It’s a charming image, but really, wouldn’t you expect Jesus to come up with something a little more – tough?  Wouldn’t other images of God from the Old Testament, like an eagle, a lion, a shield, a rock, a mighty fortress have been more reassuring to the people of Jerusalem looking for a champion or a messiah?

Instead we get Jesus as a chicken. But he didn’t just pull that out of thin air. In this image, he reminded his hearers of passages from the prophets, Isaiah, Ezekiel and Jeremiah; and from I Kings and Deuteronomy; and from the Psalms which speak about God as a mother and as a protective bird. The image of Israel finding shelter under God’s ‘wings’ occurs frequently in the Old Testament, so this cry of anguish from Jesus would have been startlingly familiar to those who heard it.

We lost some of the power of that imagery somewhere along the way. I remember how revolutionary it was when the book Biblical Affirmations of Woman came out in 1979. I think I wore that book out, discovering the positive biblical references about women. The ordination of women in the Lutheran church had been happening only since 1970, and by the time I hit seminary in 1982, it was still unusual to lift up female imagery for God. In fact, I remember quite clearly the woman in a former congregation who, in her resistance to any imagery beyond God the Father, warned me, “And don’t give me that line about Jesus being a mother hen, either!”

Around that same time in the 90s, there was a women’s theological conference called reImagining500-1“Re-imaging.” It’s sometimes referred to a “Re-Imagining,” but it doesn’t matter because use of either word stirred up a hornet’s nest of controversy.  The objections were primarily the insistence that the words for God, Christ and the church were so settled that invocations of ‘Sophia’ or any feminine imagery for God was at the least beyond the pale and at the worst downright heretical.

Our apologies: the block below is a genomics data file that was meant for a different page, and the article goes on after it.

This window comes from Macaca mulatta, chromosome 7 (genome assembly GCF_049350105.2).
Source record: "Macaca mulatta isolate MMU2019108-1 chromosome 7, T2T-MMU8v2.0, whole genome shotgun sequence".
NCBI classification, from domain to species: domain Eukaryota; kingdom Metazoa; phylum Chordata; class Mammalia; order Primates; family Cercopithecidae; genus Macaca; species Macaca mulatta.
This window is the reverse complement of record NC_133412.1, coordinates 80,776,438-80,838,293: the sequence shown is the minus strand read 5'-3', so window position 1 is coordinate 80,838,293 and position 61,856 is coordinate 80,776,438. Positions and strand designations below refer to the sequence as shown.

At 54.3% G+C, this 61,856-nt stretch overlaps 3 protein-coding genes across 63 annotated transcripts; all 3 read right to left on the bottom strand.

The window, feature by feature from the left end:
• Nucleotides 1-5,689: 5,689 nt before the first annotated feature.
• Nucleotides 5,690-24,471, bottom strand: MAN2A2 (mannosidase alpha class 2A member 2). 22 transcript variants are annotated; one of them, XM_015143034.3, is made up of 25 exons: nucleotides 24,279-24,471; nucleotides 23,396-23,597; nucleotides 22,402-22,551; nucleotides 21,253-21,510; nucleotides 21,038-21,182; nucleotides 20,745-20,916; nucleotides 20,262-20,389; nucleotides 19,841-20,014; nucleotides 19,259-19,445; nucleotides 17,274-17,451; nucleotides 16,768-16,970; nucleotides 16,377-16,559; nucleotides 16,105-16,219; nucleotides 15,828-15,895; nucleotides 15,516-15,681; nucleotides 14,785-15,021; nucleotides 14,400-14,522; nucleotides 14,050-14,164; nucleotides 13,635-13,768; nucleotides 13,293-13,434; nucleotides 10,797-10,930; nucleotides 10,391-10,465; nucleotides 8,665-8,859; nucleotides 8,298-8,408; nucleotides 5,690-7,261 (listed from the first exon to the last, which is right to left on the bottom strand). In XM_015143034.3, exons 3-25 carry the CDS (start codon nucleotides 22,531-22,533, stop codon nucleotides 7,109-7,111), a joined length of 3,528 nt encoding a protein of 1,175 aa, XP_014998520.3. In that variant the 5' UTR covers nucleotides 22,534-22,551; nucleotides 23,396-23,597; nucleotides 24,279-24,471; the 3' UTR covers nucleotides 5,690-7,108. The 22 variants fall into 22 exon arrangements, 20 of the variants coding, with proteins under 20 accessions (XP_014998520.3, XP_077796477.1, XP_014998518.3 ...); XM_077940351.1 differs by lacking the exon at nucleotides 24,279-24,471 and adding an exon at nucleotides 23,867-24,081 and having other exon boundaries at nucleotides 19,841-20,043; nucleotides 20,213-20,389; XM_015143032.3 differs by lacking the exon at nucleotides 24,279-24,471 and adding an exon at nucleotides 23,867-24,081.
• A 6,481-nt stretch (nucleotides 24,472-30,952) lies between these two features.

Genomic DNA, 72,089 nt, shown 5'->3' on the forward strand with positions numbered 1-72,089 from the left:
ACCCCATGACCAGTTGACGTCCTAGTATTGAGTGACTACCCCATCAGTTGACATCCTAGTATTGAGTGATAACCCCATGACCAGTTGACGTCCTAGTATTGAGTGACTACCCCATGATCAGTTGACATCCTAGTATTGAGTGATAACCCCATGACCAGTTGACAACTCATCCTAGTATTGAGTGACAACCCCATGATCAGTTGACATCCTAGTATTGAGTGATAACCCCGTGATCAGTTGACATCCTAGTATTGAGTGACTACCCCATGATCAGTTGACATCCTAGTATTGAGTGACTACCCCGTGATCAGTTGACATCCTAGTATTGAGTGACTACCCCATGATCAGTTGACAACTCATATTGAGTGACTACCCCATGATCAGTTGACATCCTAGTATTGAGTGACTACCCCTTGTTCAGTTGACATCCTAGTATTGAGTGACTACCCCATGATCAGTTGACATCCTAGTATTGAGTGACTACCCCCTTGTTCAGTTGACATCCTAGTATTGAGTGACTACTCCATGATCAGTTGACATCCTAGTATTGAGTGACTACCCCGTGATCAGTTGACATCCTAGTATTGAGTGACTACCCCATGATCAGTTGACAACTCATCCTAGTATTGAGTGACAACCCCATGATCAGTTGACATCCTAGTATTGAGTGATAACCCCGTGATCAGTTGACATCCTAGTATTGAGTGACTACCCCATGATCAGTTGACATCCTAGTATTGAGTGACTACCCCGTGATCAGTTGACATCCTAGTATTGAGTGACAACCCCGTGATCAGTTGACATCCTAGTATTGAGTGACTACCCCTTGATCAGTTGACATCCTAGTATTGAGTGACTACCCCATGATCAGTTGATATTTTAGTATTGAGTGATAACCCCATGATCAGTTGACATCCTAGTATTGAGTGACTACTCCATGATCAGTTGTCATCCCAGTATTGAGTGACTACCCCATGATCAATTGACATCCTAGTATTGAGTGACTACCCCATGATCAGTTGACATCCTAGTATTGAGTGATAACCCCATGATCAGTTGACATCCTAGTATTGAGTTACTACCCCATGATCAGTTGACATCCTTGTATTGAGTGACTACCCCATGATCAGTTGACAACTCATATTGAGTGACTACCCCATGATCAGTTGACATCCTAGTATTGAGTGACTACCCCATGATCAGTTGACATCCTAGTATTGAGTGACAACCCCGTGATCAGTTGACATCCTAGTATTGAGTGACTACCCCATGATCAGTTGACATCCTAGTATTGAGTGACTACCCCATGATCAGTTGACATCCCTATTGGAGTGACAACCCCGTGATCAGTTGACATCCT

One critic wrote: “Sadly, the Re-Imaging movement is not an innocent, feminist adaptation of the Christian message to modern times. It is an assault on the foundations of Christianity in order to displace it with neo-paganism. Official statements were, not surprisingly, filled with blasphemy and irreverence as these misguided women gloried in their own sexuality and vain wisdom in their attempt to make a goddess in their own image.” 

We’ve come a long way since then. How appropriate that this gospel reading appears in the middle of Women’s History Month?!

If we take this picture of the mother hen and sit with it an icon for our Lenten reflection, we may come to new insights and understandings of ourselves and of this God who broods over us. That’s brooding in the Genesis 1 sense of the Spirit of God (sometimes translated ‘moving’ or ‘hovering,’ but often-times ‘brooding’ over the primordial waters of chaos. Are you comforted by a mothering God not just moving over you, not just hovering nearby, but brooding over you? Leaning near, listening, watching, thinking about you; covering, protecting, providing and guiding – a mother hen, in the best sense of the phrase?

I wrote in a blog once about being a chick for Jesus, even though I don’t usually like being referred to as a chick. But if it means that I take this mother hen business seriously, then that’s what I want to be. And before the guys start to feel left out, let me explain that this gender-bending image of the man Jesus as Lady Wisdom, Sophia means that being a chick isn’t gender-specific. More important is the question: what does it mean to be a chick for Jesus? Your answers may be quite different as you reflect upon this icon. For me, it means:

  • That I see the Divine One as both fiercely tender and protective of who I am and the person I am becoming under these holy wings;